Is It a New Theology That We Need?

I used to think that the answer was a new theology. My emphasis on constructing a theology was similar to the protagonist in Field of Dreams: "if we build it, they will come [back]."

Let's put it on the record: I was wrong. Christianity's problem today is not theology. Sure, we'll tweak and improve our formulations of what the Christian tradition is all about. We'll learn to be non-dogmatic and open to different beliefs and religions. All this matters. But let's face it: mainline Protestants have by and large already "been there, done that." It won't be a new theological text, or a new school within systematic theology, that will turn the ebb tide of our day.

Instead, the traditional word for what we need is ecclesiology, which means: new visions of what the church is and what it does. In Transforming Christian Theology, I summarized features of "missional" churches, drawing on proposals made by Brian McLaren and others. Let me formulate my "call to the church" as bluntly as possible:

We churchpeople were the center of American society since this nation was founded. We enjoyed power and prestige; we were the center of the action; we counted presidents, educators, and industry leaders among our numbers. But those days, it appears, are over. We still have a crucial role to play in the world. But it's no longer a world that revolves around us.

This new role actually makes it easier for us to model ourselves and our communities on the Head of the church, who "has no stately form or majesty that we should look upon him" (Isaiah 53:2). As Dwight Friesen puts it in Thy Kingdom Connected, the church can no longer be a "bounded set," defining itself by the people and ideas it's opposed to. We now have to be a "centered set," pointing toward -- and living like -- the One whose life and ministry we model ourselves on. If we can't communicate our Center with power and conviction, no one's going to listen. Oh, and by the way: we have to find ways to do this that don't sound or look anything like the church has looked over the last 50 years or so.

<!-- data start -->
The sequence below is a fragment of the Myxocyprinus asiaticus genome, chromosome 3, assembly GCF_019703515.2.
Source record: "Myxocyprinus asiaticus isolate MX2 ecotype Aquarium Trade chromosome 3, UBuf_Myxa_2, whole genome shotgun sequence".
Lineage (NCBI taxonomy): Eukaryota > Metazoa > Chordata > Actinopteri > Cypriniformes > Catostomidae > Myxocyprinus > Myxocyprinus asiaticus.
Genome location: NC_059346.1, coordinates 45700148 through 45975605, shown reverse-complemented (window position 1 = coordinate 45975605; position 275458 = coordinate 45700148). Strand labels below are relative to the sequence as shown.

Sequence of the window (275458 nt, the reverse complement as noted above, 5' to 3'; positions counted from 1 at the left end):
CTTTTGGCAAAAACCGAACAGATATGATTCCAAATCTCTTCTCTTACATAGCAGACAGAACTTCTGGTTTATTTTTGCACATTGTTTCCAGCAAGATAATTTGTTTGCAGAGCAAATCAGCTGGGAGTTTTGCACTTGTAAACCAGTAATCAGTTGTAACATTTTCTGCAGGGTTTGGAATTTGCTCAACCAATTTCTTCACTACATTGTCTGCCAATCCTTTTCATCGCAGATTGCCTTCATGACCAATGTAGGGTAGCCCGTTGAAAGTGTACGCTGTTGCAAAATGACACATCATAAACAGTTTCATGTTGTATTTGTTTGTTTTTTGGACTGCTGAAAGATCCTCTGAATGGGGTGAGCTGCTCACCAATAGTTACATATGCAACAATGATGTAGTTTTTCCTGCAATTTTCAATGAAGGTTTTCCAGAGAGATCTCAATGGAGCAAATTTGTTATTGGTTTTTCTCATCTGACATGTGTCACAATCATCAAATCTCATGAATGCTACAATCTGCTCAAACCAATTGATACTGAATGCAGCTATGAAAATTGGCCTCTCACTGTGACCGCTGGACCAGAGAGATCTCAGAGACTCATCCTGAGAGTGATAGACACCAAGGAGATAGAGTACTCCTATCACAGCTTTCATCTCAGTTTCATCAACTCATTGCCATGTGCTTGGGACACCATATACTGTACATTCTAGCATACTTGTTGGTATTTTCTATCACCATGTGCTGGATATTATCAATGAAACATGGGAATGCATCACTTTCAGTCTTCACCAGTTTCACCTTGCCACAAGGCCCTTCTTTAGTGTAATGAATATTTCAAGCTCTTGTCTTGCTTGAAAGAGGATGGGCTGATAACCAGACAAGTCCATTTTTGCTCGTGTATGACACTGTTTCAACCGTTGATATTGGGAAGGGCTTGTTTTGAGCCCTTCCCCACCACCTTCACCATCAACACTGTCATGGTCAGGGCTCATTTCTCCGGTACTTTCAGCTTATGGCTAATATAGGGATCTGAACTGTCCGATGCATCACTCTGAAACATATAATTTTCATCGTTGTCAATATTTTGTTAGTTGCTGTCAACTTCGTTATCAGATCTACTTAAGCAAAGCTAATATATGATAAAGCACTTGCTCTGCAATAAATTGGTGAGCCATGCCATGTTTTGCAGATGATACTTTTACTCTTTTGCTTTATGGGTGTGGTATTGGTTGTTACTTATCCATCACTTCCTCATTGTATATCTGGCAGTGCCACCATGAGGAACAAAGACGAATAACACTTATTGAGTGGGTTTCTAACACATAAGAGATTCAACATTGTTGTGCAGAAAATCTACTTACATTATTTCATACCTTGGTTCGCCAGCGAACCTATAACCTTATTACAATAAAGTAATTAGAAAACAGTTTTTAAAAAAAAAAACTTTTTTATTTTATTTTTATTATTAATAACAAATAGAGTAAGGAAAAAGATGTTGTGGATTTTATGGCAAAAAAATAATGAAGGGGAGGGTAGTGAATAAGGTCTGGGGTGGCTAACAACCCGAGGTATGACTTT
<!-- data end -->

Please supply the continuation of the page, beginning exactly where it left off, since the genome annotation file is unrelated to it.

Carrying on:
Not Afraid to Experiment

What does "church" look like when you take it out of the box, replant it, and let it grow organically? It's going to stretch and challenge you; it's going to take openness to forms and practices you've never seen before:

  • churches that meet in pubs, office buildings, school classrooms, or homes . . . or virtual churches, like those at;
  • churches that have no leader, or have leaders who don't look like any pastor you've ever known (OMG, what if they have piercings?);
  • pastors who are hosts to discussions, who can listen long and deep to doubts and questions before presenting the answers on which they center their lives;
  • churches that don't have buildings, denominations, pastors, or sermons; that don't meet on Sundays; that consist mainly of people who don't call themselves "Christians";
  • churches whose participants are drawn from many different religious groups; churches full of "seekers"; churches that consist mostly of silence (like the Quakers) or of heated discussions between participants.